Automatic monitoring equipment should have had some independent verification of performance, such as the Environment Agency’s MCERTS scheme. Further information on siting requirements and equipment suppliers is available on the National Air Quality Information Archive at www.airquality.co.uk.

5 Dust assessment

Approaches to measure the amount of dust deposited on a surface tend to focus on either determining the soiling of a surface by a change in its properties or determining the quantity of dust deposited by weight. These techniques are often used to determine nuisance and may be requested by a local authority in cases of complaint from sensitive receptors. Accepted methodologies include:

Deposit gauges - These are simple but accurate methods to measure nuisance dust. Dust is collected onto a horizontally mounted capture container or, in the case of a Directional Dust Gauge, into four vertical tubes aligned in different directions. The dust collected can also be analysed to determine its composition.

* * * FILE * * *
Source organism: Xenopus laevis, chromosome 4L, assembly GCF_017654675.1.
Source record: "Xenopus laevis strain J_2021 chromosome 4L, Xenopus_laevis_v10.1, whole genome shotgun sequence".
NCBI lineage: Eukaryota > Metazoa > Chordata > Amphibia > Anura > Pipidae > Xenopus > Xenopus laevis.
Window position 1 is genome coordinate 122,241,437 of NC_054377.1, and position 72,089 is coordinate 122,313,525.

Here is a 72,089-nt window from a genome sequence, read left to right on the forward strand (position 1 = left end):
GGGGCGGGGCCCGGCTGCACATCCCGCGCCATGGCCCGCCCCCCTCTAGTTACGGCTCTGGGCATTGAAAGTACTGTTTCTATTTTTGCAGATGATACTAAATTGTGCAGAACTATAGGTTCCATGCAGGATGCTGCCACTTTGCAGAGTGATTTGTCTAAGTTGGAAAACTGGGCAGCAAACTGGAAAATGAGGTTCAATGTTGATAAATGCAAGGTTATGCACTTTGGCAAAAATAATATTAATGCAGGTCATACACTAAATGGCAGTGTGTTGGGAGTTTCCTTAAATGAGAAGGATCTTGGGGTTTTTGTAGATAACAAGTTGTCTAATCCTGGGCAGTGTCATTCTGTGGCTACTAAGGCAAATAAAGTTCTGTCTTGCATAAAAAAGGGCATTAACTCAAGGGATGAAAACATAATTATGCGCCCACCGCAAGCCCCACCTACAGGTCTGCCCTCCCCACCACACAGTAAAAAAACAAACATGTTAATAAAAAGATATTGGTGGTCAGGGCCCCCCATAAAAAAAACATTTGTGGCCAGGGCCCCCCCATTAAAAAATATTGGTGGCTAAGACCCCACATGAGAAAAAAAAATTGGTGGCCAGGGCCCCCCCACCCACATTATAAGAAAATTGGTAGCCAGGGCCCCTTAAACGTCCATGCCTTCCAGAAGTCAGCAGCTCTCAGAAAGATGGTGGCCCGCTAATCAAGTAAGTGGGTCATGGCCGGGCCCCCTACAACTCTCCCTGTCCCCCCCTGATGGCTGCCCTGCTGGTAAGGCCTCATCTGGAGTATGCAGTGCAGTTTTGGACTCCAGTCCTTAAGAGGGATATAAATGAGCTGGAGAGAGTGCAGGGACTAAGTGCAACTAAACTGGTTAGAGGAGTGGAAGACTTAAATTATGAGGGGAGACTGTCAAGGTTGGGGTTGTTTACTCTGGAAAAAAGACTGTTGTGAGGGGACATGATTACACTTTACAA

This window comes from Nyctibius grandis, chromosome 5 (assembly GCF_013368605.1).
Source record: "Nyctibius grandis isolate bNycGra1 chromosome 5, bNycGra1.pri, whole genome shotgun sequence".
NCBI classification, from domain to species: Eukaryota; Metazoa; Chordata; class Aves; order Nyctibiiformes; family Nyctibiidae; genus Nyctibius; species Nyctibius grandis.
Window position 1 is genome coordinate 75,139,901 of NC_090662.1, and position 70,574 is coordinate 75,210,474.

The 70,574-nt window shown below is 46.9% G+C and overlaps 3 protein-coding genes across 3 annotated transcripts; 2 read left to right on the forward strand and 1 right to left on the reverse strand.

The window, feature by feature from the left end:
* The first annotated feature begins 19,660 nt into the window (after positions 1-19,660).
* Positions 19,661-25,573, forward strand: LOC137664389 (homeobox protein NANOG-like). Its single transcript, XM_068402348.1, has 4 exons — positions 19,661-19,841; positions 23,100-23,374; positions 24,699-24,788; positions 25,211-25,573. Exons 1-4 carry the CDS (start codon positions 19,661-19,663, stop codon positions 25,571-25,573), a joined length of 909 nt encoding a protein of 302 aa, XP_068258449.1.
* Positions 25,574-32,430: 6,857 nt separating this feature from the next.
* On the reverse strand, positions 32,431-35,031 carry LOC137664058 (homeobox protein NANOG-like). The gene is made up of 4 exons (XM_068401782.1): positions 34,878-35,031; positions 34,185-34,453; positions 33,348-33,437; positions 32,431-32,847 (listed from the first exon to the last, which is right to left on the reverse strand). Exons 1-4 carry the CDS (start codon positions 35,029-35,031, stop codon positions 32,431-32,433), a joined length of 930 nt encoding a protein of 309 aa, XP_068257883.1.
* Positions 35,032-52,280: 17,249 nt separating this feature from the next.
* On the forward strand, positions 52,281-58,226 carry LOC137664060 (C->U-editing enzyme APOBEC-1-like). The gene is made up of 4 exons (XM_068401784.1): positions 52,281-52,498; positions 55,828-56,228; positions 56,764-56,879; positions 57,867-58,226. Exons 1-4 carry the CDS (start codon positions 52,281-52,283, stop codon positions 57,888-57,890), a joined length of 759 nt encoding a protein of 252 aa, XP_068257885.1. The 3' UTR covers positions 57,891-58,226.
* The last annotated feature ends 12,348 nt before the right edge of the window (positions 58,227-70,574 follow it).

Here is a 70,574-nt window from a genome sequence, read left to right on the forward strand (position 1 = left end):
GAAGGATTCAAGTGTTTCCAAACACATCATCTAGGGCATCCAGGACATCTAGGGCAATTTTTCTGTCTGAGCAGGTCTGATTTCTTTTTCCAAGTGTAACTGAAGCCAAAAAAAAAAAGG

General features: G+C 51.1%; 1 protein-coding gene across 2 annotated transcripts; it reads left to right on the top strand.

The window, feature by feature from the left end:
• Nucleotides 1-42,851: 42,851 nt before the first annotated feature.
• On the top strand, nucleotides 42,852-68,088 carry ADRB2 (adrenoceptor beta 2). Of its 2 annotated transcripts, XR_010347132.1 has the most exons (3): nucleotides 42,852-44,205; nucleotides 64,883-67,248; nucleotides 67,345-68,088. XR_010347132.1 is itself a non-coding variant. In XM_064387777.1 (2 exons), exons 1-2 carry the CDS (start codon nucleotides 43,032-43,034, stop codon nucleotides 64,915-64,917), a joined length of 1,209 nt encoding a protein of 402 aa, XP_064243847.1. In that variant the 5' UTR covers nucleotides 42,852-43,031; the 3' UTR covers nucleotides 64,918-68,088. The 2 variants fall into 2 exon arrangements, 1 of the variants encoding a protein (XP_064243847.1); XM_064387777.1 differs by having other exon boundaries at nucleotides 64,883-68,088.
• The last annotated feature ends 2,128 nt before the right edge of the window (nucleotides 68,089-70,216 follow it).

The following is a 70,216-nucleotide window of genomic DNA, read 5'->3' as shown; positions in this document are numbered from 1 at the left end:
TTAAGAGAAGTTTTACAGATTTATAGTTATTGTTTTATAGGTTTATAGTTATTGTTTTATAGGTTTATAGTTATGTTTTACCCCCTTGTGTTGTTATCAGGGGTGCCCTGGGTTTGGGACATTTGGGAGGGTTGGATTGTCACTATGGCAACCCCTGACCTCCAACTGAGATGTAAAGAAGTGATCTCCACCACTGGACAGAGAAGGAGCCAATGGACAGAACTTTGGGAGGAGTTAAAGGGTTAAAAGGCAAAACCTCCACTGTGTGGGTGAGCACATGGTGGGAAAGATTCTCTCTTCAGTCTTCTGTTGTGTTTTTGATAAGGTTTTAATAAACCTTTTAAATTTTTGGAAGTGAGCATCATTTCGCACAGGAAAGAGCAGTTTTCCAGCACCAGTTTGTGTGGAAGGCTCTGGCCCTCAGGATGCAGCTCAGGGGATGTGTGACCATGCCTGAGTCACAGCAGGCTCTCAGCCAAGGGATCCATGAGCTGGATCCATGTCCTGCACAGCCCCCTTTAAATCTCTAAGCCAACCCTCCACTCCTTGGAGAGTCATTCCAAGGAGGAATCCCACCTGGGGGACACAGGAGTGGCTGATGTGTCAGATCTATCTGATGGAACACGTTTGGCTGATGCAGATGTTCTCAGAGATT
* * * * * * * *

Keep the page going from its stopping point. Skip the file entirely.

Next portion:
Deposited dust guidelines for urban areas
(based on monthly mean dustfall)30


Table 2 Examples of dust guideline levels

British standard gauge (mg/m2/d) Dry Frisbee gauge equiv (mg/m2/d)

Complaints possible Complaints likely Complaints possible Complaints likely
(90th percentile) (95th percentile)

150 190 200 260


Soiling Rate Measurement: This is used to determine changes in the soiling rates of surface over a period of time. One method is the Sticky Pad system, which measures the soiling on a white adhesive surface over a known period. This provides a measurement of the deposition (as percentage Effective Area Coverage per day) using a reflectometer. Alternatively, glass slides can be used which are exposed for a week before returning to the laboratory to measure the change in the gloss of the surface. Results are measured in soiling units (su) per week, whereby 20 su/week reflects a dusty activity.

Soiling rates

1 Sticky pads

Possible complaints: 0.5 per cent Effective Area Coverage (EAC)/day (34 g/m3)

Serious complaints: 5 per cent EAC/day (280 g/m3)31

2 Glass slides

A level of 20-25 su/week, averaged over 4 weeks appears to be the boundary between acceptable and unacceptable dust levels32